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When you prepare a budget, you are predicting the financial state of your business. For example, you could prepare a budget that predicts how much you intend to spend and earn over the next financial year. Having a budget means that, as the year progresses, you can track projected data against actual data and take corrective action if things are not going according to plan.
You can also use budgets to plan for future goals. For example, you may want to undertake a new business venture in the coming year. By creating a budget, you can work out the amount of money you will need for the venture, where this money will come from and the impact that the venture will have on other aspects of your business.
You can enter budgets for individual detailed accounts. The accounts that require a budget will vary according to your business. Most people prepare budgets for Profit and Loss accounts such as Income, Cost of Sales and Expenses accounts, and Balance Sheet accounts for specific assets and liabilities.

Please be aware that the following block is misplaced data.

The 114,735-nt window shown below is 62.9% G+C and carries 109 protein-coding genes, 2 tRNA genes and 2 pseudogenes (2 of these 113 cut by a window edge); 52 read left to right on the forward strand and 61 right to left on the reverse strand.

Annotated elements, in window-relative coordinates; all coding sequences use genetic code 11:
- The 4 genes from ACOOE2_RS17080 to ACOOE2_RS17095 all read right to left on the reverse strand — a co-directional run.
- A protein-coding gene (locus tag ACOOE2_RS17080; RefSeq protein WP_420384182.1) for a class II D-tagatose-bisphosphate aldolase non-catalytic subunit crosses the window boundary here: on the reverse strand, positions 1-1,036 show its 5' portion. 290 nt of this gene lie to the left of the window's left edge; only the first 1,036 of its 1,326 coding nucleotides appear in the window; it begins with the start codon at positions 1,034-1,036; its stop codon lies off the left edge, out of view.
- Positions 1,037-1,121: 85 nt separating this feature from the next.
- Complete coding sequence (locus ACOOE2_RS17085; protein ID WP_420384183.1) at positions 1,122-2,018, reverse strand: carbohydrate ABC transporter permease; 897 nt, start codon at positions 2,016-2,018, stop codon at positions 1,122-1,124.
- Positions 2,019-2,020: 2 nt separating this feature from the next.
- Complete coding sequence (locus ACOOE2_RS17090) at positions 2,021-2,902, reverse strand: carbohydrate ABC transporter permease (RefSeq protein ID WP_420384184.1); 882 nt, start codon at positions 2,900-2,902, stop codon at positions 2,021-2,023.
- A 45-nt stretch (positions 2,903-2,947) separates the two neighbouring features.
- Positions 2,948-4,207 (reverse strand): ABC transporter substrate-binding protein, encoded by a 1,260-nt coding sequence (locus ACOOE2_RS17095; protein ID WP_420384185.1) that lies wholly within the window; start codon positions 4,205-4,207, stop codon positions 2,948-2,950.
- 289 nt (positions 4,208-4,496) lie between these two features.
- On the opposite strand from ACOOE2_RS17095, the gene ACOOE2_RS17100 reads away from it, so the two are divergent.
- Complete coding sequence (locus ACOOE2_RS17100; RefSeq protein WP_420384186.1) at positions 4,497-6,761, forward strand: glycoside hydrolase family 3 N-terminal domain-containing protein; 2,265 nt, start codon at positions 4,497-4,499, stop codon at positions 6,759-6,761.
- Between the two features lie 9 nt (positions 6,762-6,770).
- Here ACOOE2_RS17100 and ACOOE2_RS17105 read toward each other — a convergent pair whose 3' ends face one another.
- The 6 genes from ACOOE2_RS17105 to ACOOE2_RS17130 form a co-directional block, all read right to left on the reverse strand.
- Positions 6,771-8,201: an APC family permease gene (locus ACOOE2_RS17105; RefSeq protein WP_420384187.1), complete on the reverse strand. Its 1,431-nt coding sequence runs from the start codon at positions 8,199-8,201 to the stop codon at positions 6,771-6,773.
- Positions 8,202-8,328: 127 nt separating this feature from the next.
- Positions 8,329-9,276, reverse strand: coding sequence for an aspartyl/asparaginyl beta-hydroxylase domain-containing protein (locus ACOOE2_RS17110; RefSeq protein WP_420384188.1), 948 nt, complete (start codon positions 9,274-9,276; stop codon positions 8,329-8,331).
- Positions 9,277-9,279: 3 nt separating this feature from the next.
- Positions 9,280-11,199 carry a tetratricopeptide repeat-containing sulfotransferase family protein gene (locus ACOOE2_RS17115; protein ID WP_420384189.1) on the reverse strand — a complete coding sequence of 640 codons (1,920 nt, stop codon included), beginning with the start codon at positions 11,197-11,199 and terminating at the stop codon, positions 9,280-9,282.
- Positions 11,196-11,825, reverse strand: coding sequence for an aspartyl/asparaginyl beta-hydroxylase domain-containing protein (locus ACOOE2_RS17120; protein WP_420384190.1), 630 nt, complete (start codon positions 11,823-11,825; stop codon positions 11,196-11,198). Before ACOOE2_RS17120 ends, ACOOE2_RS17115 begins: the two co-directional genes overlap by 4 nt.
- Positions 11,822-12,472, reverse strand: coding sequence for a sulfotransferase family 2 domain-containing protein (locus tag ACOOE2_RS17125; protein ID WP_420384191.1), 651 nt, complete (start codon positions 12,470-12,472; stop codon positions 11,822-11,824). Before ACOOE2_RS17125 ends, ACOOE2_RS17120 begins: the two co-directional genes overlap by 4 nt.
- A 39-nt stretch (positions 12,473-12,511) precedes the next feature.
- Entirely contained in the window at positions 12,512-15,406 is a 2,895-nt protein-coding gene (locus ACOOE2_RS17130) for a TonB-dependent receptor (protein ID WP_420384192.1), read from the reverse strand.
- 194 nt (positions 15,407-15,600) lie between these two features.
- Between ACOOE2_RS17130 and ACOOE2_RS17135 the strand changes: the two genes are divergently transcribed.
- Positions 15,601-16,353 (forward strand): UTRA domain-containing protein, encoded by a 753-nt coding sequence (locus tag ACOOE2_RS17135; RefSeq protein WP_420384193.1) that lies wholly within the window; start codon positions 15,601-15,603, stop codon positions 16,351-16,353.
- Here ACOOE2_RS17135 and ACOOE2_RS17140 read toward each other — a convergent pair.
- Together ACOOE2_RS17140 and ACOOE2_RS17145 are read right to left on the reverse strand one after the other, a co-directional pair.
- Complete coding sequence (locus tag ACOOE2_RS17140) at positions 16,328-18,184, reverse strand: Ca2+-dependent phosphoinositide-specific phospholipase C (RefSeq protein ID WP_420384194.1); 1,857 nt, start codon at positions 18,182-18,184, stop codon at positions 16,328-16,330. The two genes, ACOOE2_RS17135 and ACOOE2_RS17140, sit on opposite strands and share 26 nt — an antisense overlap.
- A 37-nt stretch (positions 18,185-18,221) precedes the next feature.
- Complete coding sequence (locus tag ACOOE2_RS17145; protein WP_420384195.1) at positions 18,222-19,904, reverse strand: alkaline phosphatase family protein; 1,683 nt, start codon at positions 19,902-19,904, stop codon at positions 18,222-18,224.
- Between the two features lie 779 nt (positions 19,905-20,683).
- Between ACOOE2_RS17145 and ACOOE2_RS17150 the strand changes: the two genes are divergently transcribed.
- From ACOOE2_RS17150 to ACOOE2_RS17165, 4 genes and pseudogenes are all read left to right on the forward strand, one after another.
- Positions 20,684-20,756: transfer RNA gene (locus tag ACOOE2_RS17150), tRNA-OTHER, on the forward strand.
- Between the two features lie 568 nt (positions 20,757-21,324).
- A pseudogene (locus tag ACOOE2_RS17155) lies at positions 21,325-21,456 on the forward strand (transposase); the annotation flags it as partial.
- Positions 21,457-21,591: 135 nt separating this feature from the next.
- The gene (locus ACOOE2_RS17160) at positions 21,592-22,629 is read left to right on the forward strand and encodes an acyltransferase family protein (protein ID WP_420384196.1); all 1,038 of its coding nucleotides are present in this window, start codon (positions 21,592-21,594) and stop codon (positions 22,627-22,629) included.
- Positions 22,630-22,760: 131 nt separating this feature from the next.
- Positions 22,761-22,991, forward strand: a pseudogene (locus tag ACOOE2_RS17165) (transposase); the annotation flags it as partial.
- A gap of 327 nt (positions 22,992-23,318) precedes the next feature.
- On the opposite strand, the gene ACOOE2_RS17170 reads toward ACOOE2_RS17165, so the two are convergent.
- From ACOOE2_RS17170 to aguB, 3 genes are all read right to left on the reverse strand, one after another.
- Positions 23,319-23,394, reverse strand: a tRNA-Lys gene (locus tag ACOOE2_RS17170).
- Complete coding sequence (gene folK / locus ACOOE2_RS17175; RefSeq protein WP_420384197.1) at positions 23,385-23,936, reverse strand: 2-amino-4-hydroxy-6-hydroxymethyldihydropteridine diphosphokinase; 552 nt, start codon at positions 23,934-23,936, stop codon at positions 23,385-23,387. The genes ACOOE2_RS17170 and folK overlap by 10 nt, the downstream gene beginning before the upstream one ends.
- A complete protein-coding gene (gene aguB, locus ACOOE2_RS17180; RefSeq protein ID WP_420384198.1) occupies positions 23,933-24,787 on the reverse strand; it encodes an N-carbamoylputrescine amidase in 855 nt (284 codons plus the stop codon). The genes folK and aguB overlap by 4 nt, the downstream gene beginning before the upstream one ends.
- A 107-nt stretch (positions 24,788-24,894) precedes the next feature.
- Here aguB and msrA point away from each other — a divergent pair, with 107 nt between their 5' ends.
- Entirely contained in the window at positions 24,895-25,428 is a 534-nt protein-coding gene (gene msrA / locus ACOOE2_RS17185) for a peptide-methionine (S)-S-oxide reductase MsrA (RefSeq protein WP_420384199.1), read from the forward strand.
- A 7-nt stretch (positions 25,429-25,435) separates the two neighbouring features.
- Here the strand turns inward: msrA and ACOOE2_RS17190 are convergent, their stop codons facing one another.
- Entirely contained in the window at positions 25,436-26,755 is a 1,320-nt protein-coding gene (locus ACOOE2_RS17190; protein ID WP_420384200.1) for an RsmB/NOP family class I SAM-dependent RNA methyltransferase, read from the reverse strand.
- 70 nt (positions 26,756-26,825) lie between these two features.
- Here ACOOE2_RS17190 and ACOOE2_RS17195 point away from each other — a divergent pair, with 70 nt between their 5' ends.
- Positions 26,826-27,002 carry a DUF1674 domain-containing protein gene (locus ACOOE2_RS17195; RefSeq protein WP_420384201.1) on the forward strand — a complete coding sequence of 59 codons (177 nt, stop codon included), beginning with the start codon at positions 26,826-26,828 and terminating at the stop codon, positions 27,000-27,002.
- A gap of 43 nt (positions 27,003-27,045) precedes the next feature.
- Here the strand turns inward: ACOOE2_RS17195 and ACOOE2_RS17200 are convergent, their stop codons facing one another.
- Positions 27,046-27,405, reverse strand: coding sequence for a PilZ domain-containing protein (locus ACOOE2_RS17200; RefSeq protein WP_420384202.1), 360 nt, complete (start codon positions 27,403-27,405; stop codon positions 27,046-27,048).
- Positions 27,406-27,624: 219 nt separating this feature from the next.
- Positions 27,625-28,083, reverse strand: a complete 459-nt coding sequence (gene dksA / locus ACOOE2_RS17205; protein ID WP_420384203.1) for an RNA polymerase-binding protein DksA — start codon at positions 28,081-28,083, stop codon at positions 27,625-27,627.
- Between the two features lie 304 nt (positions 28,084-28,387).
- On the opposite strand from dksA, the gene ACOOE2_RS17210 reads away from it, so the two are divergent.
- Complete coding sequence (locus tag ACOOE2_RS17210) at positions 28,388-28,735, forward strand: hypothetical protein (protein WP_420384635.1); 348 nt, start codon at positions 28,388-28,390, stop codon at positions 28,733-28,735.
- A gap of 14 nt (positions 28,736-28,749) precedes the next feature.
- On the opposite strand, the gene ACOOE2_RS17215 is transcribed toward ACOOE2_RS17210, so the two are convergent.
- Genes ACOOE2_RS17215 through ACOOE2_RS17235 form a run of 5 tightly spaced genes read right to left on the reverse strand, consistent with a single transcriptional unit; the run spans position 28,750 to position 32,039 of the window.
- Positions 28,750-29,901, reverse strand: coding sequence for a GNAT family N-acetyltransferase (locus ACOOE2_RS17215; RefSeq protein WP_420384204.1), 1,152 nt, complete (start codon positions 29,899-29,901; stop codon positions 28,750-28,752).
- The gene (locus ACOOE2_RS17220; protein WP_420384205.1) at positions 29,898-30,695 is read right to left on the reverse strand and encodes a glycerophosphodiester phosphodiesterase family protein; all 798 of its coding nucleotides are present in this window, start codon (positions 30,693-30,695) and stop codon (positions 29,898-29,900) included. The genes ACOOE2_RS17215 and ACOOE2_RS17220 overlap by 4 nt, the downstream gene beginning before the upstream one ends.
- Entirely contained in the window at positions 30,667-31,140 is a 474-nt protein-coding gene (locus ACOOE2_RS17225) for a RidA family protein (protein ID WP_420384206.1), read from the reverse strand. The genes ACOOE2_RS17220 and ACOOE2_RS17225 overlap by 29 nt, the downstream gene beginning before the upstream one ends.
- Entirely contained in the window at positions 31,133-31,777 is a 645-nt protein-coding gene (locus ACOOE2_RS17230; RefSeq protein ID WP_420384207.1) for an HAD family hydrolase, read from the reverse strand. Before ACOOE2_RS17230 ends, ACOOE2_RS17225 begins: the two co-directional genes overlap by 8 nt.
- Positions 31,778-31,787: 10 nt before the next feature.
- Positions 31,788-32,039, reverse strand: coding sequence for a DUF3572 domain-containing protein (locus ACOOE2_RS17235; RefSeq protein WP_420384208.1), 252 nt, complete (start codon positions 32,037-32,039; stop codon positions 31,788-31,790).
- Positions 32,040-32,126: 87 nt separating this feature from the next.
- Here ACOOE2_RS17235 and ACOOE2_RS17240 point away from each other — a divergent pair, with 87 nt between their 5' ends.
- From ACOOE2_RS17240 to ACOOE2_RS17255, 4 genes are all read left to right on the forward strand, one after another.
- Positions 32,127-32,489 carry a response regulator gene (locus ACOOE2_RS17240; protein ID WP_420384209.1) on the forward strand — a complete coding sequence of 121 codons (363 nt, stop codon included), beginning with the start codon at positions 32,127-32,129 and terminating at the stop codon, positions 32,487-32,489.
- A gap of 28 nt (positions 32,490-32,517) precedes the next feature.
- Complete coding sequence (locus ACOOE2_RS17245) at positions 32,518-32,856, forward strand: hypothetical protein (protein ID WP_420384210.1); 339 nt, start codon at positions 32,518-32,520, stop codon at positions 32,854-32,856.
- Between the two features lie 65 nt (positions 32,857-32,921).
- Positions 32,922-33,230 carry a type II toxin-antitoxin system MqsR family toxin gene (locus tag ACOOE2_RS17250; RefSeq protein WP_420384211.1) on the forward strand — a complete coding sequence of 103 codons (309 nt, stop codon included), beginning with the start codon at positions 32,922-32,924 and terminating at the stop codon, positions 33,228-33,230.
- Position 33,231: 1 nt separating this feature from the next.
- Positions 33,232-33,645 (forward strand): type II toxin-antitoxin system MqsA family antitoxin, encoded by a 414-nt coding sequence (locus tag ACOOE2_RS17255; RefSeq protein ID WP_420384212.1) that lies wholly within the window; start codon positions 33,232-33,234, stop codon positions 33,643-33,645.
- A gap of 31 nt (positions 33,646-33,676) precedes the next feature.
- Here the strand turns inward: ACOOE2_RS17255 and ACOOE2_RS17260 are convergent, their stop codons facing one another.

To decide on the accounts that will require a budget, consider what changes you anticipate in your business and the financial impacts these changes will have. For example, you may be considering taking a new loan (which will affect your Bank Loans account).
You can create a budget for the current financial year and the next financial year.
You can review your budgets periodically to track your financial progress and see if it is going to plan. A slight variation from the budget is normal. Large variations, on the other hand, may need investigation. For example, if you have a large increase in accounts receivable, it may indicate that your customers are taking a longer time than expected to pay your account.
You can compare your budgeted amount with actual account balances by viewing the Budget Analysis reports for Balance Sheet and Profit and Loss accounts.

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